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Croft Castle

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The Croft Estate in Herefordshire has nearly always been the home of the Croft family. The site was founded by Norman knight Bernard de Croft, during the reign of Edward the Confessor. The first record of any kind of building dates back to Domesday in 1085.

Under the care of the National Trust since 1957, the current Croft estate comprises a country house, park, church and garden. The original castle building dates back to the 14th century when it was the home of Sir John de Croft. He was a Croft descendant who married Jonet, the daughter of Welsh nationalist freedom fighter Owain Glyndŵr, in the 1390s. These days, Glyndŵr is popularly believed to be one of Croft Castle’s more infamous ghosts.

After the castle suffered substantial damage during the Civil War, the Croft family spent considerable amounts of money on its renovation. The basic shell of the current Grade 1 listed castle was thought to have been built in the early 17th century.

Sadly in 1746, after 700 years in residency at Croft Castle, the Croft family were forced to leave their ancestral home. Bankrupted through poor investments, Sir Archer Croft had no option but to sell the castle and estate, which was bought by self-made millionaire Richard Knight. 

Then 170 years later, the castle was reclaimed by another Croft descendant, Lady Katherine Croft. She and her children lived in the house, bringing it back to life with parties and social events throughout the 1920s and 1930s.  

During WW2 and until 1946, the castle building housed St Mary’s Convent School for Girls. To this day, graffiti marks made by former pupils can still be seen in the attic.

The Croft estate was inherited by Michael, Lord Croft in 1947, who entrusted its permanent ongoing preservation to the National Trust. Reputed to be the most haunted house in the Midlands, there are thought to be seven spectres in residence at the property.

The most imposing of these ghostly figures is a seven-foot man seen wearing a leather jerkin, who is thought to be the ghost of the Croft family’s 14th-century antecedent, Owain Glyndŵr.

Over the years, a number of haunted house stories have been reported at Croft Castle. Some staff claim they have heard the wailing cry of a baby; other alleged incidents include the sighting of a spectral figure, wearing a grey doublet and hose.

Then there are reports of a ghostly figure of a woman, dressed in crinoline and a close-fitting cap, seen peering out through a window. This apparition is believed to be the ghost of a member of the Croft family, desperately waiting for money to be sent from a relative in Ireland.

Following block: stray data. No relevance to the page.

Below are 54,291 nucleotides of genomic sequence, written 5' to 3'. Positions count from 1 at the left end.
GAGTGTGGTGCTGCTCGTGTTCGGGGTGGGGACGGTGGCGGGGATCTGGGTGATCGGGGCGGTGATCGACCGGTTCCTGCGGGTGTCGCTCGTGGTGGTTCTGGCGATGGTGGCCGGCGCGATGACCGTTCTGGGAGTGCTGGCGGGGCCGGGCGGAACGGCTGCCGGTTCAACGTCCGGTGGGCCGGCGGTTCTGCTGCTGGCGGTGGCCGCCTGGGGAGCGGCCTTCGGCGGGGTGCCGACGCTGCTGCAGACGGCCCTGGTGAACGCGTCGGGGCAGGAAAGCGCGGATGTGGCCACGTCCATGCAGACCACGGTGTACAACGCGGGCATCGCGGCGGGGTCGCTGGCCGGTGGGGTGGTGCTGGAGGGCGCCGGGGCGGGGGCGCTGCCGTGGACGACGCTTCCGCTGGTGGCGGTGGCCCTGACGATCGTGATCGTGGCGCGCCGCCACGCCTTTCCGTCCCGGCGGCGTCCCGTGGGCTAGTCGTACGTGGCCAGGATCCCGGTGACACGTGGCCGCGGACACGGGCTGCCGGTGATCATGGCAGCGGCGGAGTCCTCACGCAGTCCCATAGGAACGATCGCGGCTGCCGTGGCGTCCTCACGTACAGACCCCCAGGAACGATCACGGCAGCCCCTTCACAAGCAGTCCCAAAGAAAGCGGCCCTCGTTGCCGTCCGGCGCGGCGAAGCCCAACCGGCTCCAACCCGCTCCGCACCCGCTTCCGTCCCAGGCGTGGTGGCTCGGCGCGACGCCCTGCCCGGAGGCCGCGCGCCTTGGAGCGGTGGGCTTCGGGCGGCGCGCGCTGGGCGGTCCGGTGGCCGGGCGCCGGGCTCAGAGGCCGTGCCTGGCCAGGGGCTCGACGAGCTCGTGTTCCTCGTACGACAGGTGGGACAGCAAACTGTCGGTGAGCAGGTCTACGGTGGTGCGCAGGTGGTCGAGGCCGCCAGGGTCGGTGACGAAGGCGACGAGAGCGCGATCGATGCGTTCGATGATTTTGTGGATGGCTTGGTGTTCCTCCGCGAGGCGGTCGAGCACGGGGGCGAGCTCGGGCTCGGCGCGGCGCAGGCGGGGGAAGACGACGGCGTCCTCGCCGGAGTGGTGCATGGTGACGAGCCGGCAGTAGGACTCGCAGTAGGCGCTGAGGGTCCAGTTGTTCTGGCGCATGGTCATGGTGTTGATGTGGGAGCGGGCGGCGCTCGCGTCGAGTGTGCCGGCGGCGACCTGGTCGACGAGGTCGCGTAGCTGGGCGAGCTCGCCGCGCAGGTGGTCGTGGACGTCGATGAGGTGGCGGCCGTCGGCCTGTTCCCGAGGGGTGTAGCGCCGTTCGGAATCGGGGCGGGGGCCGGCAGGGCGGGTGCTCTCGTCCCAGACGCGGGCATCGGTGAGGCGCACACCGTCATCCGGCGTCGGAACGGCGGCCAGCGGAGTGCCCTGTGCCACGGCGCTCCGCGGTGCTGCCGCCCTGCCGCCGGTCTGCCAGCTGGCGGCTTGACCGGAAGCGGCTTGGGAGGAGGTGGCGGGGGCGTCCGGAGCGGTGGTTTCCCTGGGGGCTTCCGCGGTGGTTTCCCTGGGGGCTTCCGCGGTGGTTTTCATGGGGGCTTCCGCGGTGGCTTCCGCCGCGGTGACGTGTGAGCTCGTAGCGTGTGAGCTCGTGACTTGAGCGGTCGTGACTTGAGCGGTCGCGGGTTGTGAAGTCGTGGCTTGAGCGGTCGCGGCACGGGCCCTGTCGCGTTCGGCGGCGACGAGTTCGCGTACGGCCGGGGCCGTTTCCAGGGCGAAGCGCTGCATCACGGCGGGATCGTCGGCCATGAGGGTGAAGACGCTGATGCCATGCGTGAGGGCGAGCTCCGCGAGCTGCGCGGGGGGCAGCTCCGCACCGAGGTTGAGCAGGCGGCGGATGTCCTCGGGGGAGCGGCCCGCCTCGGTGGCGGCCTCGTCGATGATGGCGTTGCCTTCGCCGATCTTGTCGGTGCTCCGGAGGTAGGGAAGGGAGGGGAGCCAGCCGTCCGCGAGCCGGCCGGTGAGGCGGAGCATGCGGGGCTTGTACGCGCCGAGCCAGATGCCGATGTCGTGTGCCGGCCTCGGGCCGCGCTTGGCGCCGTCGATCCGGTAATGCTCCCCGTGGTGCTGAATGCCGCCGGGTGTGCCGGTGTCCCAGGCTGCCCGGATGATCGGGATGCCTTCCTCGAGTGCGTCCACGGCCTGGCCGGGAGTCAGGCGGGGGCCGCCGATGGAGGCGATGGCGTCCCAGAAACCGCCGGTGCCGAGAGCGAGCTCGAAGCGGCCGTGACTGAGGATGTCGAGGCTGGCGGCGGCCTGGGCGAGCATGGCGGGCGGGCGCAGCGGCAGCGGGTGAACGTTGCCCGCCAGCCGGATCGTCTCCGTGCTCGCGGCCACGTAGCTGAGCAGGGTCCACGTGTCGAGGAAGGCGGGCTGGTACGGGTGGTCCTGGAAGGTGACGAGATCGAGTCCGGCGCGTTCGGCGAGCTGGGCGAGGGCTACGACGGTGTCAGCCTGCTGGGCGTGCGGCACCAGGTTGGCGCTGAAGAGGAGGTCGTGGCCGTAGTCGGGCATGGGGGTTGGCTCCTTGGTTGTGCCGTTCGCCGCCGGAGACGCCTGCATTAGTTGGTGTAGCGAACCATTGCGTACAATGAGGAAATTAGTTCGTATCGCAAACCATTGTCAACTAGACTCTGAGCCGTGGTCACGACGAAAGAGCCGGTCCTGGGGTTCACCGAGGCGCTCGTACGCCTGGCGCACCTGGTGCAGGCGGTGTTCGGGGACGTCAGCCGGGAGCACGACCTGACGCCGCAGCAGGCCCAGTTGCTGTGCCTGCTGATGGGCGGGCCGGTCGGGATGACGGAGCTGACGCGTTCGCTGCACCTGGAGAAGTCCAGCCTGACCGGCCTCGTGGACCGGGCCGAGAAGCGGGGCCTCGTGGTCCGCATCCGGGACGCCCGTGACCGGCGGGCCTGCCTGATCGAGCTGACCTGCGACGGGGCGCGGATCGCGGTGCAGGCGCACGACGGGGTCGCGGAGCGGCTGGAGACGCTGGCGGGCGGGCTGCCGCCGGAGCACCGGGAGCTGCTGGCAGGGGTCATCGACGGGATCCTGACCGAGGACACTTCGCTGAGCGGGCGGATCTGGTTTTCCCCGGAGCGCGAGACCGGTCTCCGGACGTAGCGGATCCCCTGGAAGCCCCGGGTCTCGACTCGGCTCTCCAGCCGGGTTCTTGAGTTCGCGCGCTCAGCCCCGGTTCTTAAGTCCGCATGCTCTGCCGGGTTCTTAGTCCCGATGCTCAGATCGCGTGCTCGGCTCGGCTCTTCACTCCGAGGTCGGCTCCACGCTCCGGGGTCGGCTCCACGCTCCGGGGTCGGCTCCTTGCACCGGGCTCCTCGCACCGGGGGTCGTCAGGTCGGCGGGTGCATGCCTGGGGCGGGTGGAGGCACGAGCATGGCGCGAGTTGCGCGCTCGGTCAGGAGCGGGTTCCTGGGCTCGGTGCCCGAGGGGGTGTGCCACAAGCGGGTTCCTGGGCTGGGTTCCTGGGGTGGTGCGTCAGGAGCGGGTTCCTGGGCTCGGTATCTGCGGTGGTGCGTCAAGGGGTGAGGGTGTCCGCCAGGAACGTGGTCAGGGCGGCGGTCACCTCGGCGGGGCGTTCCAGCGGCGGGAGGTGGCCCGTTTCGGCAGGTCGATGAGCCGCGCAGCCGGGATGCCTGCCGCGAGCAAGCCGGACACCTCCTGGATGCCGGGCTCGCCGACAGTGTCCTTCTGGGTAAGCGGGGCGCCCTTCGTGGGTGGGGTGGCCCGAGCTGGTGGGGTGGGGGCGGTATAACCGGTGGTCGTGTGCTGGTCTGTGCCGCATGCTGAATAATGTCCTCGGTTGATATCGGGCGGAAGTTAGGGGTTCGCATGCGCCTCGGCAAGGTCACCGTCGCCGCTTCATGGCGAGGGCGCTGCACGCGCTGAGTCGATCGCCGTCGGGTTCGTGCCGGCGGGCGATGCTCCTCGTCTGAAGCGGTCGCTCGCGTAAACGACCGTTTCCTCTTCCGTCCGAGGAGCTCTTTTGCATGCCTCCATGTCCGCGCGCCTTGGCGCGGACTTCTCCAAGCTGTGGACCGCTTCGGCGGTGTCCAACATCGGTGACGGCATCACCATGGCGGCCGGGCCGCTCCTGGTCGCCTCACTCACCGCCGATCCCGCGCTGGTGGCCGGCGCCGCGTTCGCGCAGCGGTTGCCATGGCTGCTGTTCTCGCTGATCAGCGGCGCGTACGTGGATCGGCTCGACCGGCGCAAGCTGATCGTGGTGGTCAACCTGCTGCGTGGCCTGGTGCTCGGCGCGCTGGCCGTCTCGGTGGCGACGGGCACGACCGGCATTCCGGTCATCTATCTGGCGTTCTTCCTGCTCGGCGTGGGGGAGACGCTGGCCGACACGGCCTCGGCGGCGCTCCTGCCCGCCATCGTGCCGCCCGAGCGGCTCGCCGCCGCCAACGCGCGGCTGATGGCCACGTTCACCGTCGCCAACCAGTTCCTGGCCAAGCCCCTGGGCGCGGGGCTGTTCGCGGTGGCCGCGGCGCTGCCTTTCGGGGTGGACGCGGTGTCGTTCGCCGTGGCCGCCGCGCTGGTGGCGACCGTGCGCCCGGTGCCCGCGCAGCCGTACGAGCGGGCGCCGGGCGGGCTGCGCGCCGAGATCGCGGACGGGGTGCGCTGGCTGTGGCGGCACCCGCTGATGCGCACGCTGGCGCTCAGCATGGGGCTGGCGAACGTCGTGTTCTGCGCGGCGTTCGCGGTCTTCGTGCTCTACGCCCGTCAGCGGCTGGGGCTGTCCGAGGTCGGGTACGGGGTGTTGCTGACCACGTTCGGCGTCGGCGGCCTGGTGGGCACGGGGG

The spooky female form has been spotted in various different locations around the house. According to one story, a woman entered a room to meet a friend one day; the friend immediately stood up and asked to be introduced to her companion – but no-one was there.

The Croft family were known for their unwavering loyalty to the monarchy. Sir Richard Croft fought alongside Edward, 4th Duke of York during the Wars of the Roses, then became Treasurer to King Henry VII’s household, and later Steward to his son Prince Arthur. In 1671, Bishop Herbert Croft’s son was created a Baronet – a title that still lives on to this day.

The church of St Michael and All Angels immediately adjacent to Croft Castle dates back to the 14th century. It has been used extensively by the Croft family over generations for worship and burials and is still regularly used by the local community.

Four large, inscribed gravestones were recently discovered behind the church altar, underneath an old carpet. Three of these honour Croft family members, including Sir William Croft, a Royalist soldier and casualty of the Civil War.

Sir William is believed to have fought in the siege of nearby Stokesay Castle. In 1645, the castle was surrendered to Parliamentarians by the Royalist garrison without a single shot being fired.

According to Croft legend, while a small band of Royalists were plotting Stokesay’s recapture, Sir William fled on horseback, home towards Croft Castle. He made it as far as the castle walls, then was shot from behind and fell, fatally wounded, beneath an old oak tree.

This tree, the ‘William Oak’, still stands in the West Park, where it’s rumoured Sir William’s ghost can sometimes be seen. By contradiction, the inscription on his gravestone tells of “valour in his death”, and how he was “shamefully abandoned” by his fellow soldiers.

Croft Castle is steeped in history, which inevitably includes both truth and legend. But the old building clearly has an air of mystery about it, and the stories of ghostly apparitions and spooky happenings are without a doubt compelling.

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